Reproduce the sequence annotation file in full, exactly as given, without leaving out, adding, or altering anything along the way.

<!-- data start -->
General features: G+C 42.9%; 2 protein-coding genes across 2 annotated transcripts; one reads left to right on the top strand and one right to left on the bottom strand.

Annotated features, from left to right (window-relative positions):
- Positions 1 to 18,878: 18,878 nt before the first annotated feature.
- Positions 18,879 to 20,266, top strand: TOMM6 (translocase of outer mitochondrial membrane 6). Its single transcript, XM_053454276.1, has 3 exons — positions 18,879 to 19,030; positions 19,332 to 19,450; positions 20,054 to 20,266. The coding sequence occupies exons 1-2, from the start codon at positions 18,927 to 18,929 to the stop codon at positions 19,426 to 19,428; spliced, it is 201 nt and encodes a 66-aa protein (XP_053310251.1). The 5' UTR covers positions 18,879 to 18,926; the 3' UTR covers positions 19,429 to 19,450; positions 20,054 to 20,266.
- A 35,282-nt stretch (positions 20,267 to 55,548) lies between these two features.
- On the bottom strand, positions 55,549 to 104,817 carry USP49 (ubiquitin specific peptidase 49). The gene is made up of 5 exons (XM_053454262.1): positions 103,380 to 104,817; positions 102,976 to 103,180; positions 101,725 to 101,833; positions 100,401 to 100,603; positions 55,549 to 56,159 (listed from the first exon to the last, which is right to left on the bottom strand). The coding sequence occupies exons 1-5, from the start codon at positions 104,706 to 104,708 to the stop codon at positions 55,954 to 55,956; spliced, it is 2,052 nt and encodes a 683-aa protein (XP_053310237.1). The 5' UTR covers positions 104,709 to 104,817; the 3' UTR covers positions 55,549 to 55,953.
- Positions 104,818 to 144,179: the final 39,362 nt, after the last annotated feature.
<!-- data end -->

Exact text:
General features: G+C 42.9%; 2 protein-coding genes across 2 annotated transcripts; one reads left to right on the top strand and one right to left on the bottom strand.

Annotated features, from left to right (window-relative positions):
- Positions 1 to 18,878: 18,878 nt before the first annotated feature.
- Positions 18,879 to 20,266, top strand: TOMM6 (translocase of outer mitochondrial membrane 6). Its single transcript, XM_053454276.1, has 3 exons — positions 18,879 to 19,030; positions 19,332 to 19,450; positions 20,054 to 20,266. The coding sequence occupies exons 1-2, from the start codon at positions 18,927 to 18,929 to the stop codon at positions 19,426 to 19,428; spliced, it is 201 nt and encodes a 66-aa protein (XP_053310251.1). The 5' UTR covers positions 18,879 to 18,926; the 3' UTR covers positions 19,429 to 19,450; positions 20,054 to 20,266.
- A 35,282-nt stretch (positions 20,267 to 55,548) lies between these two features.
- On the bottom strand, positions 55,549 to 104,817 carry USP49 (ubiquitin specific peptidase 49). The gene is made up of 5 exons (XM_053454262.1): positions 103,380 to 104,817; positions 102,976 to 103,180; positions 101,725 to 101,833; positions 100,401 to 100,603; positions 55,549 to 56,159 (listed from the first exon to the last, which is right to left on the bottom strand). The coding sequence occupies exons 1-5, from the start codon at positions 104,706 to 104,708 to the stop codon at positions 55,954 to 55,956; spliced, it is 2,052 nt and encodes a 683-aa protein (XP_053310237.1). The 5' UTR covers positions 104,709 to 104,817; the 3' UTR covers positions 55,549 to 55,953.
- Positions 104,818 to 144,179: the final 39,362 nt, after the last annotated feature.